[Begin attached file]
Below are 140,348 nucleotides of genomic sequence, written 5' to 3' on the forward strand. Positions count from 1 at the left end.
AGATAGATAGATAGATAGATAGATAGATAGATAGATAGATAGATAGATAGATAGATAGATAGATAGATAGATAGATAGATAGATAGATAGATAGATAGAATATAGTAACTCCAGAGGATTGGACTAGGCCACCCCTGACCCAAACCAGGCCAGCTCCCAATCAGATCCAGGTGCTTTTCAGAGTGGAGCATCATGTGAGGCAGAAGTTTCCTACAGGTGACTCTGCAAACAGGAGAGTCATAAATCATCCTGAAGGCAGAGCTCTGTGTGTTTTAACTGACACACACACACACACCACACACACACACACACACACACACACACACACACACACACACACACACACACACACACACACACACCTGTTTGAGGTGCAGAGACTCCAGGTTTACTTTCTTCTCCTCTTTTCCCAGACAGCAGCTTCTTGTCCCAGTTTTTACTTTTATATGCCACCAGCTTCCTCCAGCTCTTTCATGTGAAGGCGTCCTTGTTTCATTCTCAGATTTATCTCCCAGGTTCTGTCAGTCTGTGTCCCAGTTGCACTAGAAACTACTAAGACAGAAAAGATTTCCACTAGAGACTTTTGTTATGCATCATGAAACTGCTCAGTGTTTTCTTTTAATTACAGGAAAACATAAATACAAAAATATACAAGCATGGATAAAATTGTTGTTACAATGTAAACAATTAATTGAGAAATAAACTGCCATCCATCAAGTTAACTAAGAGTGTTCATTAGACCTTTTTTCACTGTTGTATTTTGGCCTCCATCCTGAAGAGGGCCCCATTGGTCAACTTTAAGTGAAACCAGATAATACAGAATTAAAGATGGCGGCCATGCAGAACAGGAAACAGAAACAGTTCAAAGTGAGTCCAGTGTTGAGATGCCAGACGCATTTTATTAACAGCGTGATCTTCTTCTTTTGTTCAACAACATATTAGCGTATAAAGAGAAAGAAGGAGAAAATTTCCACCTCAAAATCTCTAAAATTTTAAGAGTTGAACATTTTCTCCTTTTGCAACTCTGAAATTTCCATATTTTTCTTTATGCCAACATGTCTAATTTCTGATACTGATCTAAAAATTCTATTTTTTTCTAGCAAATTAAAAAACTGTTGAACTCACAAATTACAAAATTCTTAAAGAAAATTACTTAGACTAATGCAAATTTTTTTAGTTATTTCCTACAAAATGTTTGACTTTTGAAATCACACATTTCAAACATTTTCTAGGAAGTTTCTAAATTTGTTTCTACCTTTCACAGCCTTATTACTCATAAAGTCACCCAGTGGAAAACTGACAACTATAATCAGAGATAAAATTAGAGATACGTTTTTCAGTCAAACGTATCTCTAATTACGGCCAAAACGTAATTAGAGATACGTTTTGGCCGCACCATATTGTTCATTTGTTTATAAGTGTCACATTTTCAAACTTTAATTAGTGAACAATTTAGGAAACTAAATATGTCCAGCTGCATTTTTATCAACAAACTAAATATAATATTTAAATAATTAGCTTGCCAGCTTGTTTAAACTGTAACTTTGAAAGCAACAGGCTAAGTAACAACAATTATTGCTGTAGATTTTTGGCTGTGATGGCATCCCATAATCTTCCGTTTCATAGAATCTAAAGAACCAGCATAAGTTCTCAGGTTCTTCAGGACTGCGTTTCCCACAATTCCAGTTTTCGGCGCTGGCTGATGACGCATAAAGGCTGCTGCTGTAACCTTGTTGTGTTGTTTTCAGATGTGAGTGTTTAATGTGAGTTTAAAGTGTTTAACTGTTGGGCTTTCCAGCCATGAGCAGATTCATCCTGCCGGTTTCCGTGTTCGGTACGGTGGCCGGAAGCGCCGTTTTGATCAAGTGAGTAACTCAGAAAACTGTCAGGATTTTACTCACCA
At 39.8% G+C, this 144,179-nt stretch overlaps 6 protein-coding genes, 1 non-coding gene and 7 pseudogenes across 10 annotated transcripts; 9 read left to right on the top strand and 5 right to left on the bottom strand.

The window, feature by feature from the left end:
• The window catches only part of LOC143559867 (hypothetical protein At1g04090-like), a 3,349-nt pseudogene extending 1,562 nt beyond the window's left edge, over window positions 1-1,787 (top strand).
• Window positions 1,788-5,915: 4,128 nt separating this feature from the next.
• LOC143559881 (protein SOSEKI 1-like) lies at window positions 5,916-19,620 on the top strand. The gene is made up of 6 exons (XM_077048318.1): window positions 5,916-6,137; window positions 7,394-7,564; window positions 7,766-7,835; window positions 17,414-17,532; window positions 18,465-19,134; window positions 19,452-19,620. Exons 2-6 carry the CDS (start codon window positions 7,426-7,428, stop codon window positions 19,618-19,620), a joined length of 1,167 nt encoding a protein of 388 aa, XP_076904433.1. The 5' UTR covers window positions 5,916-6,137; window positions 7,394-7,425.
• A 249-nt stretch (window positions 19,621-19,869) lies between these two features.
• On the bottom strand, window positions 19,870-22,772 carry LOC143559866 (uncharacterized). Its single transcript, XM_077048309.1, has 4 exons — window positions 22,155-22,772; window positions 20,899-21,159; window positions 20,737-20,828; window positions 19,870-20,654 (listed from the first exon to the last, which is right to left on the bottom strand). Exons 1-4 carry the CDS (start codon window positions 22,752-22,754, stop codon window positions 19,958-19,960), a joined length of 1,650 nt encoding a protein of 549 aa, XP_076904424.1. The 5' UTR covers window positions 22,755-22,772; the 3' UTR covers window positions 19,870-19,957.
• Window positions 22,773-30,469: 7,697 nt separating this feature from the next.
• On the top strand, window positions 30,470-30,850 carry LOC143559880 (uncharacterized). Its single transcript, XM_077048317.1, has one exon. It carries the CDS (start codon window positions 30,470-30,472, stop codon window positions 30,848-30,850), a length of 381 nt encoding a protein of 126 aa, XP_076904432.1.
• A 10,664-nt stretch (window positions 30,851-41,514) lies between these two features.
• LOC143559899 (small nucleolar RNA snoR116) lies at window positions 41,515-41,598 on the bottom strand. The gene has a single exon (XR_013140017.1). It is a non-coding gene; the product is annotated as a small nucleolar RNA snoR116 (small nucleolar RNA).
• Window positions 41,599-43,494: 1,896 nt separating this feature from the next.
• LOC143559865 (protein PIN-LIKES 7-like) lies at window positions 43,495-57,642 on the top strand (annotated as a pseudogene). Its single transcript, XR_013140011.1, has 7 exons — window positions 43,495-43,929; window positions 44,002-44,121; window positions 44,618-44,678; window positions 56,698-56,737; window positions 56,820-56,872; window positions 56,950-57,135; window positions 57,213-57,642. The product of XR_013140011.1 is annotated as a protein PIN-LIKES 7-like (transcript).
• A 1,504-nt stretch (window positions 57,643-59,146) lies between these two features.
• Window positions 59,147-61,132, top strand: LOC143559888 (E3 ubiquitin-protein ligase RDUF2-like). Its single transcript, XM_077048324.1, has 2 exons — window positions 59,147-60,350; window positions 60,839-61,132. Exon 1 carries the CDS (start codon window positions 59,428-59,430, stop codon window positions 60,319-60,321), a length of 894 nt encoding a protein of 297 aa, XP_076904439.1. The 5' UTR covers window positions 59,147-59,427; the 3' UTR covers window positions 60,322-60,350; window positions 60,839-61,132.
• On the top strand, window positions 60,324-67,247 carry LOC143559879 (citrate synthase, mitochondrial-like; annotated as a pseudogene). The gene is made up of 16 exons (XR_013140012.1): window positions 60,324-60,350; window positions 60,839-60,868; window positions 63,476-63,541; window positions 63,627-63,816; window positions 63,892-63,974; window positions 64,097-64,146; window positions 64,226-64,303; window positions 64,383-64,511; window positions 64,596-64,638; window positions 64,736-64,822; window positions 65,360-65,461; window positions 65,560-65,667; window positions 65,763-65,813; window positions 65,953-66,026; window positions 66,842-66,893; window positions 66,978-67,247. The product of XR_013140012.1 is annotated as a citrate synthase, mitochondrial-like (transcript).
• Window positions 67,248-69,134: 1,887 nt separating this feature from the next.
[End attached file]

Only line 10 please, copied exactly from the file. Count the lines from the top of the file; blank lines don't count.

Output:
• Window positions 22,773-30,469: 7,697 nt separating this feature from the next.